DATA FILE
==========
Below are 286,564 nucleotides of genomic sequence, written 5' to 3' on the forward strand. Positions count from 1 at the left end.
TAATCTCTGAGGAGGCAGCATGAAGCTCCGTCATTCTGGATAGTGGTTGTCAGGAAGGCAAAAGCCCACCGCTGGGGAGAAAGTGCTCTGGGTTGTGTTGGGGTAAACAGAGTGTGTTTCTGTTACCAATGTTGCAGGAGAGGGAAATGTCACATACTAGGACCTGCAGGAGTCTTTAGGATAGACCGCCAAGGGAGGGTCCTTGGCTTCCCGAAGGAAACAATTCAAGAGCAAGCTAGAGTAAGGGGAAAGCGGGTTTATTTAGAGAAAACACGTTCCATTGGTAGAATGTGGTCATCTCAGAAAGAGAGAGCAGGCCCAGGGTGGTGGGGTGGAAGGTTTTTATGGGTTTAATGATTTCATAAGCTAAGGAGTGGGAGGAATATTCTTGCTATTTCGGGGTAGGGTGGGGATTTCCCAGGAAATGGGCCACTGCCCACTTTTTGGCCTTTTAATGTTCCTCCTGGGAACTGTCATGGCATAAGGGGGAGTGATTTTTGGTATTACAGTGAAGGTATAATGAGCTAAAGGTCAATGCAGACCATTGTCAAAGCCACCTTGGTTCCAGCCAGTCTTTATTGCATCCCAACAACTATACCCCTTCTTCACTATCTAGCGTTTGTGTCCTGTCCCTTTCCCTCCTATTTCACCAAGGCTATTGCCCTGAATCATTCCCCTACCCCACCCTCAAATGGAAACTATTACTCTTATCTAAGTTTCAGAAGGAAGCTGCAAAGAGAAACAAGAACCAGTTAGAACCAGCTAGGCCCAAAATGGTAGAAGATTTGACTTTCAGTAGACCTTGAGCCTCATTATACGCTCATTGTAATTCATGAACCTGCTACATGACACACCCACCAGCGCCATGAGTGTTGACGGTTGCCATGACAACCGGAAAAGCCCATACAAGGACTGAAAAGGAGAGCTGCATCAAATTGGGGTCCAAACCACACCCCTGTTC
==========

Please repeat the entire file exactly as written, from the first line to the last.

Below are 286,564 nucleotides of genomic sequence, written 5' to 3' on the forward strand. Positions count from 1 at the left end.
TAATCTCTGAGGAGGCAGCATGAAGCTCCGTCATTCTGGATAGTGGTTGTCAGGAAGGCAAAAGCCCACCGCTGGGGAGAAAGTGCTCTGGGTTGTGTTGGGGTAAACAGAGTGTGTTTCTGTTACCAATGTTGCAGGAGAGGGAAATGTCACATACTAGGACCTGCAGGAGTCTTTAGGATAGACCGCCAAGGGAGGGTCCTTGGCTTCCCGAAGGAAACAATTCAAGAGCAAGCTAGAGTAAGGGGAAAGCGGGTTTATTTAGAGAAAACACGTTCCATTGGTAGAATGTGGTCATCTCAGAAAGAGAGAGCAGGCCCAGGGTGGTGGGGTGGAAGGTTTTTATGGGTTTAATGATTTCATAAGCTAAGGAGTGGGAGGAATATTCTTGCTATTTCGGGGTAGGGTGGGGATTTCCCAGGAAATGGGCCACTGCCCACTTTTTGGCCTTTTAATGTTCCTCCTGGGAACTGTCATGGCATAAGGGGGAGTGATTTTTGGTATTACAGTGAAGGTATAATGAGCTAAAGGTCAATGCAGACCATTGTCAAAGCCACCTTGGTTCCAGCCAGTCTTTATTGCATCCCAACAACTATACCCCTTCTTCACTATCTAGCGTTTGTGTCCTGTCCCTTTCCCTCCTATTTCACCAAGGCTATTGCCCTGAATCATTCCCCTACCCCACCCTCAAATGGAAACTATTACTCTTATCTAAGTTTCAGAAGGAAGCTGCAAAGAGAAACAAGAACCAGTTAGAACCAGCTAGGCCCAAAATGGTAGAAGATTTGACTTTCAGTAGACCTTGAGCCTCATTATACGCTCATTGTAATTCATGAACCTGCTACATGACACACCCACCAGCGCCATGAGTGTTGACGGTTGCCATGACAACCGGAAAAGCCCATACAAGGACTGAAAAGGAGAGCTGCATCAAATTGGGGTCCAAACCACACCCCTGTTC